A lot of people have been talking about the so-called millennials moving back to the suburbs to own their own homes and work from home. Things have been changing so fast that they don’t even realize it anymore. You would think that there is a correlation between technology and home ownership; we can keep up with technology and keep up with household chores. However, that is not the case.
A new Canadian Mortgage Research Institute (CMRI) report suggests that young adults looking to buy a home in the Greater Toronto Area will be pushed to the suburbs to find a more affordable home, while millennials will be pushed to the suburbs to find a dream home and work from home.
If you were to visit the town of Kitchener, Ontario, the first thing that might strike you is the homogenous landscape of low-rise, single-family detached homes. There are few surprises here. But why are neighbours clustered together in such a fashion? Why are the houses single-family houses? Why are they detached houses?
The definition of suburbs has changed throughout history. The term was first used during the early 20th century as a British term for the suburbs of major cities such as London. These areas were generally considered to be undesirable and were often located outside of cities. Despite this, they were popular among the upper class of society, who appreciated the affordability of these areas. This changed during the middle of the 20th century, as developers realised that suburbs had a huge potential for growth and were able to create a better living environment.
Many young people choose to live in the suburbs rather than the inner city. But why? There are many reasons why people choose to live in the suburbs, even if they are still younger than 35 years old. Firstly, the suburbs offer a lot of freedom and independence, while it is easier for younger people to manage their own schedules and manage their own finances. However, there is a new phenomenon that has been dubbed “The New Suburban Dilemma.” It is a scenario where people who once chose to move to the suburbs out of choice now choose to move there by necessity.
For over 100 years, the suburbs have been the go-to dream home for families everywhere. But if you think it’s always been this way, you’re wrong. In fact, at one point, the suburbs were considered the next step up from urban living, with factories and coal mines their very antithesis. Back then, the suburbs were seen as the place where you could get the best of both worlds. The benefits of city life but with the comforts of country living.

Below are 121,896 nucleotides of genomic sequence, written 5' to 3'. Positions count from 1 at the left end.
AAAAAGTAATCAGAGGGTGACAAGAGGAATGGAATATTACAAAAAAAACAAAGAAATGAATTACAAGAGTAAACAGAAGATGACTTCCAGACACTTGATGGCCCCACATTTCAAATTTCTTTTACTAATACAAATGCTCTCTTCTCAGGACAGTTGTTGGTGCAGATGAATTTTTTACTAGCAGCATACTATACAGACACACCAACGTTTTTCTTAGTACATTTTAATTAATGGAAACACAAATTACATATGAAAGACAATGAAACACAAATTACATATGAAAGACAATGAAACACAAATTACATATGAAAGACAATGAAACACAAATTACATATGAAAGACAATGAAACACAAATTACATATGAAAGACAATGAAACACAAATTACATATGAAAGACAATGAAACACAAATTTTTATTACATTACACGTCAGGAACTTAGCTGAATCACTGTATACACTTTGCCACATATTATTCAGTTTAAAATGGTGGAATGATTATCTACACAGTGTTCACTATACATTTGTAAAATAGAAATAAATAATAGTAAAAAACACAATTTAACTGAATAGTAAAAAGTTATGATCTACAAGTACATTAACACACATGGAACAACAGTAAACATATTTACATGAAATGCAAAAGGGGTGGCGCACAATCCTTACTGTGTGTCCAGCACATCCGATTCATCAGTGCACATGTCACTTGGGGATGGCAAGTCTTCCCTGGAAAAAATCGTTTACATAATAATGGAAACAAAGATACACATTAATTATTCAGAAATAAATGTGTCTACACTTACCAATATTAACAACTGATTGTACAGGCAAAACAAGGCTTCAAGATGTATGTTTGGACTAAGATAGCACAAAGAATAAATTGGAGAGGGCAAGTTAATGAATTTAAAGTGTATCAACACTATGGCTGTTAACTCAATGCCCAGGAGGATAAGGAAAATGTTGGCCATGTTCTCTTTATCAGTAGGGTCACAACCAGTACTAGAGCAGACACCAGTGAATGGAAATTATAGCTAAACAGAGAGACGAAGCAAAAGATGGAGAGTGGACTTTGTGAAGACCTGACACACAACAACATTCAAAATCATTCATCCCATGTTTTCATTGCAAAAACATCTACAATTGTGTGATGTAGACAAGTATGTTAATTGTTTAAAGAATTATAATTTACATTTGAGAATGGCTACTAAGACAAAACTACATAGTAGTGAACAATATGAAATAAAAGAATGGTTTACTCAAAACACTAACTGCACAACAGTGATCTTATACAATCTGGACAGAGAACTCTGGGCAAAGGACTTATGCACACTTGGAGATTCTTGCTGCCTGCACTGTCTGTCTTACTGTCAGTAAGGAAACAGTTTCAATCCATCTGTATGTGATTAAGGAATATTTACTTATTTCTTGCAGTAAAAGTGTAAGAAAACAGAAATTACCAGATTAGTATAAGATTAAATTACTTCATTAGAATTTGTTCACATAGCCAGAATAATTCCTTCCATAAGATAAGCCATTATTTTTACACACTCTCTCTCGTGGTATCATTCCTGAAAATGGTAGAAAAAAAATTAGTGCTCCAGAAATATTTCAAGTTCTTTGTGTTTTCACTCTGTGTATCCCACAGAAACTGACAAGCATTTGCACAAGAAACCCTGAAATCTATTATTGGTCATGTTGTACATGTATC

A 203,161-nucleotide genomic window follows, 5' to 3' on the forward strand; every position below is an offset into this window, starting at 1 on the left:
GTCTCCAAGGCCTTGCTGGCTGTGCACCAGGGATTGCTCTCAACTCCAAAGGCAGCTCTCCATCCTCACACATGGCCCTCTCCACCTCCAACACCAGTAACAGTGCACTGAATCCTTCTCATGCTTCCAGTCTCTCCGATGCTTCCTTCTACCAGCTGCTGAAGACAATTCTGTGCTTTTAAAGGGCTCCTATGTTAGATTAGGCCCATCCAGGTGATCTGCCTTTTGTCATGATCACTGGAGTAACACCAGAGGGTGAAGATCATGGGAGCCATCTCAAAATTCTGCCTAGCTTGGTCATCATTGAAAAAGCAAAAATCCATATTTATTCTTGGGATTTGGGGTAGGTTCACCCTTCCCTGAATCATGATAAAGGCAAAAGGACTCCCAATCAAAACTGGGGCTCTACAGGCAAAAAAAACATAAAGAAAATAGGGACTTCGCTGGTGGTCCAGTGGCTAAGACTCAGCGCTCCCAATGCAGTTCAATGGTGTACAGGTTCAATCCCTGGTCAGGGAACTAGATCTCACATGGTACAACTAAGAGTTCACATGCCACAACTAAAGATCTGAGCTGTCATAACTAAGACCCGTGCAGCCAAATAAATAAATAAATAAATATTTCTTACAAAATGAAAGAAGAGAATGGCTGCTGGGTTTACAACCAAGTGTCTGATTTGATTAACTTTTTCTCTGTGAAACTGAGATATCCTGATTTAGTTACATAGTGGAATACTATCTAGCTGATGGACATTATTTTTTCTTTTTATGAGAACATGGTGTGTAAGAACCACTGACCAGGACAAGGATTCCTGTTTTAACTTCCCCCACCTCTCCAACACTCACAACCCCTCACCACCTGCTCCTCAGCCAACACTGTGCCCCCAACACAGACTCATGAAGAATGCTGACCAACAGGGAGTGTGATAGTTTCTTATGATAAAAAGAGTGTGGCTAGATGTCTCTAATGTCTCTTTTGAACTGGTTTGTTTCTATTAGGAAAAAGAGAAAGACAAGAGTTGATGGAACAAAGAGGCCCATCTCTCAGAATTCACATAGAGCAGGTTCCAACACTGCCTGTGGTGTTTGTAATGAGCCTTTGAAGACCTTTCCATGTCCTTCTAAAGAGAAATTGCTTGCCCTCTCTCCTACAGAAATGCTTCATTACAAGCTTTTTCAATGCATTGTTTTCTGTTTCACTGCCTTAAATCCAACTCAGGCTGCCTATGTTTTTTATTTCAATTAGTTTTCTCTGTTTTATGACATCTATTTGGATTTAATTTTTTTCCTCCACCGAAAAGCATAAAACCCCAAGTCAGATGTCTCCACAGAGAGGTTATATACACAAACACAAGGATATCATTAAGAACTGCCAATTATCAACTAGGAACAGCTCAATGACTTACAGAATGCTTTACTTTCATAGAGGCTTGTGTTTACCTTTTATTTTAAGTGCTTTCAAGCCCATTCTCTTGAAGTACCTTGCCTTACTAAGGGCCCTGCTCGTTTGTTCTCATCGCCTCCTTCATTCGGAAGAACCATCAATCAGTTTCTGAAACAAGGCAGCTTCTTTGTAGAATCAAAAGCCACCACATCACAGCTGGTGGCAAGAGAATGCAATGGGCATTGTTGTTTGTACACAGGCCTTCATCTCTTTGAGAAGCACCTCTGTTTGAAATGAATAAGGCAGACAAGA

There are two main benefits of suburban living: the freedom and convenience of living in a place that’s literally within reach of nature and nature-inspired activities and the availability of big-box stores, malls, and grocery stores. So what’s the downside? Well, if you’re an urban dweller, it may be that you don’t have the same access to the outdoors that you once did.
Millennials have a lot in common with a generation a decade before them, meaning they’re likely to be in a similar situation in the next 10 years. One common issue for this generation is that they live in a suburban area because that’s where the jobs are, meaning they have to commute to the city everyday, as well as pay for a house as an adult. Not only will this affect their quality of life, but it will also affect their net worth as years go by, as they’ll have to make monthly payments on their house as opposed to paying rent.
It’s no secret that Millennials are all about life in the city. But, living in the city doesn’t have to mean shared laundry rooms and noisy neighbourhoods. While there are plenty of ways to find a home in the suburbs, you have to go to a place with some perks if you want to ditch the drama and the shared laundry rooms. Author Christian Horan recently wrote an article on the best suburbs for the young, urban professionals looking for an affordable home, career, and lifestyle.
American and Canadian cultures differ in so many ways, and one of the most notable differences in the way we live. America’s love for the suburbs has transformed many suburbs into places to live and work. These suburbs serve as a perfect fit for people who don’t want to deal with the grotty and crowded cities we live in. As the size of the average Canadian home increases, so does the need for it to be conveniently located near a job. For many, this means relocating to the suburbs. However, if commuting from your home to your job is a pain, you might be better off retreating to a condo or apartment in the city centre.
Along with millenials moving into the suburbs, there has been a large increase in the amount of real estate proffesionals going online. With real estate agencies like EXP Realty being online focused, and mortgage brokerages like Highline Mortgage offering fully digital assistance to their clients.
Millennials continue to be the most sought-after demographic in Canada. They want to live in the suburbs with strong local communities. A great example of this is individuals moving from Vancouver to Kelowna BC where it is easy to find a Kelowna mortgage broker. Most want their own piece of land to create a family legacy. They are willing to pay for quality. They are willing to buy quality housing. They are willing to buy luxury. Most importantly, they are not that interested in buying more houses.
With the cost of living constantly rising, more and more young Canadians are opting to live in the suburbs. Unfortunately, depending on your starting location, you may be paying too much for your mortgage. While the long-term financial benefits of moving to the suburbs are obvious, the short-term financial sacrifice can have a negative effect on your home values. Many first-time home buyers find themselves in a situation where they could be paying too much for their mortgage.